From then on, the concept of a social democrat became a term of differentiation,
with the emphasis now on democracy. Socialists who opposed the Russian
Revolution and subsequent Leninist and Stalinist rule, invariably called themselves
democratic socialists – a term we shall use interchangeably with social democrat.
Socialism, it was argued, is concerned with reforms, not revolution: it must develop
through parliamentary democracy, not through workers’ councils or soviets. It must
express itself through electoral victory, not a seizure of power: nor should socialists
tie themselves to the leadership of the working class. Socialism involves the whole
nation – not simply a part of it – and socialism must be realistic, attained through
piecemeal reforms and in a manner that works with, and respects, the liberal
tradition. As the French socialist Jean Jaures put it, ‘the great majority of the nation
can be won over to our side by propaganda and lawful action and led to socialism’
(Berki, 1974: 91–2).
Social democracy sees itself as everything that Marxism is not: democratic,
reformist, realistic, open-minded and concerned with the moral case for socialism.
What is its dilemma? It is so anti-utopian that it is vulnerable to the charge that it
is no different in essence from liberalism and even more flexible versions of
conservatism. Is it a movement in its own right? Berki makes the point that just as
in Aristotle aristocracy can turn into its degenerate form, oligarchy, so social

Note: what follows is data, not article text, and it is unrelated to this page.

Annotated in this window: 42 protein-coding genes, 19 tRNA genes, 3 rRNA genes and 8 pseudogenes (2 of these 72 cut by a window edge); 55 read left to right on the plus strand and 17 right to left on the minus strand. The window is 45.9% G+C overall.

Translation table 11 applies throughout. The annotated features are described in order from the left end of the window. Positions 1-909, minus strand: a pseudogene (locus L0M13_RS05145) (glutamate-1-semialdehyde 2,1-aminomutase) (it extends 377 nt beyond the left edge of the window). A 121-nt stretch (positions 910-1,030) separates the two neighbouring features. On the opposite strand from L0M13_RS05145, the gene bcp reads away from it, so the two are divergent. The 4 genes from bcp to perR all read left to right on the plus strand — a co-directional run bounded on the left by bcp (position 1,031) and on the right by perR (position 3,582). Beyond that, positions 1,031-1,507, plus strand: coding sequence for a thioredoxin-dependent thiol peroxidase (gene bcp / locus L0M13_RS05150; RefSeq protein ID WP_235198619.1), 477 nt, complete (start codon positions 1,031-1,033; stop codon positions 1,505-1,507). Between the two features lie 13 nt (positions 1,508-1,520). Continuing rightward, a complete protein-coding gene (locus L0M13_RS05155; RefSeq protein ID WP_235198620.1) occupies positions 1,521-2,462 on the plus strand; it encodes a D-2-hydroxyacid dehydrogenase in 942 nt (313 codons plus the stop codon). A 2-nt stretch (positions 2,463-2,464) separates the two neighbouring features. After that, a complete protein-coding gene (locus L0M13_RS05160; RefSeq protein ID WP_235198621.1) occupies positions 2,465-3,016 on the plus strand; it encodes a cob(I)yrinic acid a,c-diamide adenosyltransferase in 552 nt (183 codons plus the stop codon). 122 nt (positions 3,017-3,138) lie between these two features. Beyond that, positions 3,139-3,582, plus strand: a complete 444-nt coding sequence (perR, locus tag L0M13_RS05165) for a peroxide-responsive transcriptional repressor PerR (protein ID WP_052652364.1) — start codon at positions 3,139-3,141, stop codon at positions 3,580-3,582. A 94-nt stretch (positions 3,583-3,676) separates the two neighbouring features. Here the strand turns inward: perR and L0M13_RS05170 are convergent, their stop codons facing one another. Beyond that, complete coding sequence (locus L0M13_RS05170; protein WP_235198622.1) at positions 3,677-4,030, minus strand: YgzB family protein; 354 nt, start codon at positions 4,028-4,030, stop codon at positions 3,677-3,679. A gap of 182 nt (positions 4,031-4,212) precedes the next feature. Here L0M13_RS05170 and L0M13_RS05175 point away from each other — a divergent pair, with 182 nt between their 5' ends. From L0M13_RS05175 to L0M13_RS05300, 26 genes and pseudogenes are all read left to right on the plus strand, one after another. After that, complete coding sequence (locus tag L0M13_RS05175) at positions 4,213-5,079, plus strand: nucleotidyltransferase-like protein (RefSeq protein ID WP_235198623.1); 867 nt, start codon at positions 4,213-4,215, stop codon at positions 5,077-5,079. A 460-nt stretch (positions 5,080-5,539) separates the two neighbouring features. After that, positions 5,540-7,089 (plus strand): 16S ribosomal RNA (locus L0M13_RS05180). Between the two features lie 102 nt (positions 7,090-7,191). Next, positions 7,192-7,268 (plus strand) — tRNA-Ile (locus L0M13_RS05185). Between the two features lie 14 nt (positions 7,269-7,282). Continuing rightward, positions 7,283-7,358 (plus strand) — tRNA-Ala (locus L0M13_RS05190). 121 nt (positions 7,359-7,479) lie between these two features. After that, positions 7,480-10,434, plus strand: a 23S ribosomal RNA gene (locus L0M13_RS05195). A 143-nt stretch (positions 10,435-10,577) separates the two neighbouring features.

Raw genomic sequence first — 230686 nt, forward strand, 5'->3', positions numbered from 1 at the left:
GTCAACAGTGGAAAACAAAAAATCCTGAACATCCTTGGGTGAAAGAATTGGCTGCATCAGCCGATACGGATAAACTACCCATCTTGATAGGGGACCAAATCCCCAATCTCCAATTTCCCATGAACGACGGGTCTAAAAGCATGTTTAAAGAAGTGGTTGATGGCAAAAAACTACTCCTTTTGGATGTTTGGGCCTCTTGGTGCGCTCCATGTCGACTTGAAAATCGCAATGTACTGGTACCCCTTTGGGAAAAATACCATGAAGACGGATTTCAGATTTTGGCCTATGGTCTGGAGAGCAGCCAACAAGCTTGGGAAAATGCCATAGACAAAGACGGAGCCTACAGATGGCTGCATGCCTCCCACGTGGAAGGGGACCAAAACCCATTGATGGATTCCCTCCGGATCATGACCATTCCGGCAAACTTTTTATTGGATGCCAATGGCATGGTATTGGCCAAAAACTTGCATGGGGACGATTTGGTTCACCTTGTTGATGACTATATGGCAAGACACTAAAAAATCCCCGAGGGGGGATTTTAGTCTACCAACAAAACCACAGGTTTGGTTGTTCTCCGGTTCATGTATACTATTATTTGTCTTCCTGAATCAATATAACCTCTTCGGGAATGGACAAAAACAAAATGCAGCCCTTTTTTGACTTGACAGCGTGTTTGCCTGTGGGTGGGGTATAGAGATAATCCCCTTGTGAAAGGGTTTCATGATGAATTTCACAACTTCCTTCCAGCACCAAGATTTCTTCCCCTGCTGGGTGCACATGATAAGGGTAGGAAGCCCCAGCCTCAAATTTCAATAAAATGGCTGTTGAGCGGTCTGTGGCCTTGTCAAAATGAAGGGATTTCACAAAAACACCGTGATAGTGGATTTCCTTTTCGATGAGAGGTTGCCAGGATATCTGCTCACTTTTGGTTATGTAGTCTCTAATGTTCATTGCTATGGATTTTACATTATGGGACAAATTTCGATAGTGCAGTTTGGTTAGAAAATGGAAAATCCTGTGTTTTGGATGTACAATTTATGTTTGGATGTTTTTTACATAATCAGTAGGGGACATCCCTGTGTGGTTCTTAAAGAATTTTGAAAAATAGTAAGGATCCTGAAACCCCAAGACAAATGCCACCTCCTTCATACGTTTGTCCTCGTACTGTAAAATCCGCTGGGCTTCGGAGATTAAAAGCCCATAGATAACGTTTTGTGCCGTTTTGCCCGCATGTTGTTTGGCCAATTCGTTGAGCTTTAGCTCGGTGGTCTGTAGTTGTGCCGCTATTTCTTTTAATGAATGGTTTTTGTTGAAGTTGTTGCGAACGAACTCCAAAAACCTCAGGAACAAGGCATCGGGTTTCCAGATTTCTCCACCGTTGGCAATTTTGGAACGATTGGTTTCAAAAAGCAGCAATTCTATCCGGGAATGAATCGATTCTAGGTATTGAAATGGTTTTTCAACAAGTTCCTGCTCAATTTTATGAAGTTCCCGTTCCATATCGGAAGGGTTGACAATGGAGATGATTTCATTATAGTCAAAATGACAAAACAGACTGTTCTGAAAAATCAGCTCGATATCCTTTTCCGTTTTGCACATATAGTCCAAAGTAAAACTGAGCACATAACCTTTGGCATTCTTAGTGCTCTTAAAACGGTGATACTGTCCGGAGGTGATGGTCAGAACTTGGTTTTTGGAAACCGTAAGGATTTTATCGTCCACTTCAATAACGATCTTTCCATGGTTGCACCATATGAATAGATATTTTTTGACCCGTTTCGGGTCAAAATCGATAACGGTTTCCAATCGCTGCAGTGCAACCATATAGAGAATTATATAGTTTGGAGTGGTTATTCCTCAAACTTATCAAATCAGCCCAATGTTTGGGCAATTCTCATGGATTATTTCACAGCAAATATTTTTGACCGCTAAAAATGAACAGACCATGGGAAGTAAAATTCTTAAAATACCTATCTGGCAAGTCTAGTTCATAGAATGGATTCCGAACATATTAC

democracy can turn into its degenerate form, which is electoralism (1974: 104),
that is a concern to win elections without worrying about principles at all.
In other words, social democracy suffers from a serious identity problem. It is
so pragmatic and flexible, so concerned with avoiding divisiveness and outraging,
as Durbin puts it, ‘the conservative sections of all classes’ (Berki, 1974: 103), that
it becomes a form of conservatism itself (or liberalism), and cannot be called
socialism at all. Socialism, we have argued, is vulnerable to the charge of utopianism:
but a forthright rebuttal of utopianism of any kind may mean that the transformative
element in socialism is lost, and socialism degenerates.
Eduard Bernstein and the German socialists
Eduard Bernstein is a significant figure to examine, for his critique of classical
Marxism formed the theory and practice of what came to be called social democracy.
He influenced a tradition that was resistant to theory. In his work, social democracy
is not only contrasted explicitly and in detail to Marxism, but its own premises are
lucidly displayed. Indeed, the book that has the English title of Evolutionary
Socialismwas actually called (if one translates the German directly) The Premises
of Socialism and the Task of Social Democracy.
Bernstein joined the German Socialists in 1872. When the warring groups united,
the party went from electoral success to electoral success. In 1876 it won 9 per cent
of the votes cast (Gay, 1962: 38–9). Bismarck, the German Chancellor, used the
attempt to assassinate the Emperor (not it should be said by socialists) to harass
the party. Bernstein, who was in Switzerland at the time, became converted to
Despite the problems caused by Bismarck’s anti-socialist law (which only lapsed
in 1890), the German Socialists polled 12 per cent of the vote in the elections of
1881 (Gay, 1962: 52). In 1884 the party sent 24 members to the Reichstag – the
224 Part 2 Classical ideologies